DESIGN DESIGNBY BYEE LLEN LLENM MERKLEY ERKLEY
7. Dirty Dirty 7. Price-$55 Price-$55 Shop-LUSH Shop-LUSH SmellSmell- Fresh, Fresh, crisp crisp and and cool cool spearmint. spearmint. 8. 8. Victor Victor and and Rolf Rolf Flower Flower bomb bomb Price-$142 Price-$142 Shop-Sephora Shop-Sephora SmellSmell- Warm Warm scent scent of of whirl whirl of of cattleya, jasmine jasmine and and rose. rose. cattleya, 9. 9. Good Good Chemistry Chemistry Coco Coco Blush Blush Price-$27 Price-$27 Shop-Target Shop-Target SmellSmell- Summery, Summery, tropical tropical fruits fruits and and freshly cracked cracked coconut. coconut. freshly
BYH HADY ADYCCISAR ISAR BY
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BY CAROLINE HUGHES & BERGEN QUELLO
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ARTWORK BY MADDIE RED, SANSY SUDIO & GOODWARE DESIGN BY CAROLINE HUGHES & BERGEN QUELLO
DESIGNBYBYEE LLENMM ERKLEY DESIGN LLEN ERKLEY
ARTWORKBYBYEE LLENMM ERKLEY ARTWORK LLEN ERKLEY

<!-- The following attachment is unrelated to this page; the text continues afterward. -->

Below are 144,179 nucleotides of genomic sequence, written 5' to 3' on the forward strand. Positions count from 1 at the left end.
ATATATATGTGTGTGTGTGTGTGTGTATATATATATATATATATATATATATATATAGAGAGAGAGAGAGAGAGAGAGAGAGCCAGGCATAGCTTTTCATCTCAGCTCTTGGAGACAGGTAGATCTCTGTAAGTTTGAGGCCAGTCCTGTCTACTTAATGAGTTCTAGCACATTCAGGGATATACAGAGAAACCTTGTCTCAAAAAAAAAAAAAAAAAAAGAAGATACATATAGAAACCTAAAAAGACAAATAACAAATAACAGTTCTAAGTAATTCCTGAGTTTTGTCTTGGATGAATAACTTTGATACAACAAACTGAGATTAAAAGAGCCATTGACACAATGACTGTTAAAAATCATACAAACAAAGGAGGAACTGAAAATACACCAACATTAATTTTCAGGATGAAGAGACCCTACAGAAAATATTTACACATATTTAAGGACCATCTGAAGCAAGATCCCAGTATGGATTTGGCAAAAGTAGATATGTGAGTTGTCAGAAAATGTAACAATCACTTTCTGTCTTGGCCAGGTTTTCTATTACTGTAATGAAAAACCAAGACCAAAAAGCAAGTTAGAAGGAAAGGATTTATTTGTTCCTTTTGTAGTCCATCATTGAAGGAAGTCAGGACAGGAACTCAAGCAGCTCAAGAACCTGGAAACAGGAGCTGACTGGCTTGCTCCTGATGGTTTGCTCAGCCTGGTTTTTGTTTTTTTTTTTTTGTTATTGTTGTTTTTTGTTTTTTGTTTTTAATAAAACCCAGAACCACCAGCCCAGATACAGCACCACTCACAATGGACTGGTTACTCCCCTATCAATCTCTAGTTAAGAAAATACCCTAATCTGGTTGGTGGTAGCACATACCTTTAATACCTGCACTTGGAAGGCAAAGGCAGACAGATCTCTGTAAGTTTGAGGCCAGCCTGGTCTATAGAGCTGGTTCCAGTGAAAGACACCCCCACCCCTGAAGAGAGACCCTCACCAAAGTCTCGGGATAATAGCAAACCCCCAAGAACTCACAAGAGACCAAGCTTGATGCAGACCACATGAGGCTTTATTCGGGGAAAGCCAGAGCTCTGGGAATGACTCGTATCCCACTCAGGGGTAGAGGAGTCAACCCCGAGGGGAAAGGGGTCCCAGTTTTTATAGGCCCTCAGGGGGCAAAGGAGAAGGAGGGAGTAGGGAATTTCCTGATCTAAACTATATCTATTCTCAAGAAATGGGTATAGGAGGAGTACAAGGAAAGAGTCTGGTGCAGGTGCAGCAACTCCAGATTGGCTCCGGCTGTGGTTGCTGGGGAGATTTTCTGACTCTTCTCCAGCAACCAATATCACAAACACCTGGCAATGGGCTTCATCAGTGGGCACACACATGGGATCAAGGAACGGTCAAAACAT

BY ADDY ALBRECHT & RYAN CALHOUN
Are you broke? So are we. We spent all of our money on four of the newest restaurants that Sioux Falls has to offer, so that you do not have to. Walking through the doors of Oppa Chicken on Western Avenue, we had extremely high hopes. The vibe of the restaurant was very aesthetically pleasing and provided a calm atmosphere for dining. The service, while simple, was satisfactory and had us in a good mindset, ready to enjoy our food. When the boneless BBQ wings and boneless honey garlic wings we ordered arrived at the table, it even looked good. Our first bites proved just the opposite. Unfortunately for us, the chicken was gray and slimy and came with a side of one small and intrusive bone. It lacked any flavor itself, leaving the sauce to save it. The sauce could not save it. The honey garlic was artificial and artificially sweet, and the BBQ just was not what we expected. We acknowledge that the dishes we ordered could call for an acquired taste, but for us they were highly disappointing. If you are in the market for boneless wings, I would suggest Wingstop, Buffalo Wild Wings, Wahlburgers or basically anything else. If you are in the market for Oppa Chicken, stray away from the wings. If you are in the market for both, get out of the market. To epitomize our experience, the mints we had after our meals were the stars of our show.